Assistant Communications Director, Urban Homesteading Assistance Board How did you get into this work? I moved to the U.S. in 2013, after working in Beirut, Lebanon for a few years. I was in the field of community development, trying to improve living, housing, and educational conditions of Palestinian refugees through various approaches, each one not really fulfilling the work that I felt was necessary. I tried working with UN agencies, being a field officer, a researcher, a teacher, and helped build a creative education nonprofit, all in the name of working towards building capacity within disenfranchised communities. What I eventually realized was that all of these entities that I had used as pathways to making a difference for the people and land I cared about, were not actually established to dismantle the systems which limit their freedom, but are otherwise there to maintain them. It was a gradual heartbreak—I wanted to disrupt those systems and I couldn’t figure out where to start. Fast forward to New York City, where I ended up working at UHAB with limited-equity housing co-ops, a […]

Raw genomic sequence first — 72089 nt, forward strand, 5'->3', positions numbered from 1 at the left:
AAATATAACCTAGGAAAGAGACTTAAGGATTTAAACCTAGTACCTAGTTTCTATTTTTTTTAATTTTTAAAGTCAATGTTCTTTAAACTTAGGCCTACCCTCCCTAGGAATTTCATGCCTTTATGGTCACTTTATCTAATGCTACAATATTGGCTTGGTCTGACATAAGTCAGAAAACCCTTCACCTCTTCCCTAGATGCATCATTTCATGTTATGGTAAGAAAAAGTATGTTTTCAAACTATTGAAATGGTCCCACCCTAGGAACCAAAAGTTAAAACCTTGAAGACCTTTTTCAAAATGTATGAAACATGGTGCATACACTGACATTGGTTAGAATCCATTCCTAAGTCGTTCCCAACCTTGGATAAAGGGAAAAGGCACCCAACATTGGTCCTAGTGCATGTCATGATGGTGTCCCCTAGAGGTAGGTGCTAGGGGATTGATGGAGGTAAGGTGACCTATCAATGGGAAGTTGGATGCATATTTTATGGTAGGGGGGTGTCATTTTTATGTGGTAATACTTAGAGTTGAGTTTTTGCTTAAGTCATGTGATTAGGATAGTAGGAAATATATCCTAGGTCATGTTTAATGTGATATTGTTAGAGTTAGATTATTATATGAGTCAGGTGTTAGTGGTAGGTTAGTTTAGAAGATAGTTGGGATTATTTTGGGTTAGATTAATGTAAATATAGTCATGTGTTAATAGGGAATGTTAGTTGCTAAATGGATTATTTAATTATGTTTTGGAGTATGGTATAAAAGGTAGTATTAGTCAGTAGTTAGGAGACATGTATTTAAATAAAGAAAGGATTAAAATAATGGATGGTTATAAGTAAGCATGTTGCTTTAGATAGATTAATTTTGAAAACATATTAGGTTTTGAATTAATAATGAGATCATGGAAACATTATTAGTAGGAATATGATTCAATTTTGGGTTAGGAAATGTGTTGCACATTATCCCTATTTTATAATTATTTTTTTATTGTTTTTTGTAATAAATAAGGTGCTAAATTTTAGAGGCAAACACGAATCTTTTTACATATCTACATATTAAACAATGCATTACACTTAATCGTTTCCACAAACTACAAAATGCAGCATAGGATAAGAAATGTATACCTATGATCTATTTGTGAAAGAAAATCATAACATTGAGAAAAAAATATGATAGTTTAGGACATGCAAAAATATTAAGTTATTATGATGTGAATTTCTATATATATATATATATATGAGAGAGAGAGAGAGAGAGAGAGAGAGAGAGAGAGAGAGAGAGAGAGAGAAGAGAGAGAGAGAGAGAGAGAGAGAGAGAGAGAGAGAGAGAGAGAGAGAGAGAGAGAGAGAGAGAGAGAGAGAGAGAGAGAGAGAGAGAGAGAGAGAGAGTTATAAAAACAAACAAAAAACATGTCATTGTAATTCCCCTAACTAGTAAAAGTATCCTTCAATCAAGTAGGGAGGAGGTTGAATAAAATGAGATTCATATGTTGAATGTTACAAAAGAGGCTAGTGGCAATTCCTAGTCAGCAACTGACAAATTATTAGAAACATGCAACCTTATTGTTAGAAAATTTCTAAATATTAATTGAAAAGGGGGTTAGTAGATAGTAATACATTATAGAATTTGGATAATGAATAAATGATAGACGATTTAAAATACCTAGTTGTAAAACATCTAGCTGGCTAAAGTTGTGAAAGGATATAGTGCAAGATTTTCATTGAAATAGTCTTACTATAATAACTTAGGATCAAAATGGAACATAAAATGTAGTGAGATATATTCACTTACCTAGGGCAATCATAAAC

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Snapshot: Ed Yaker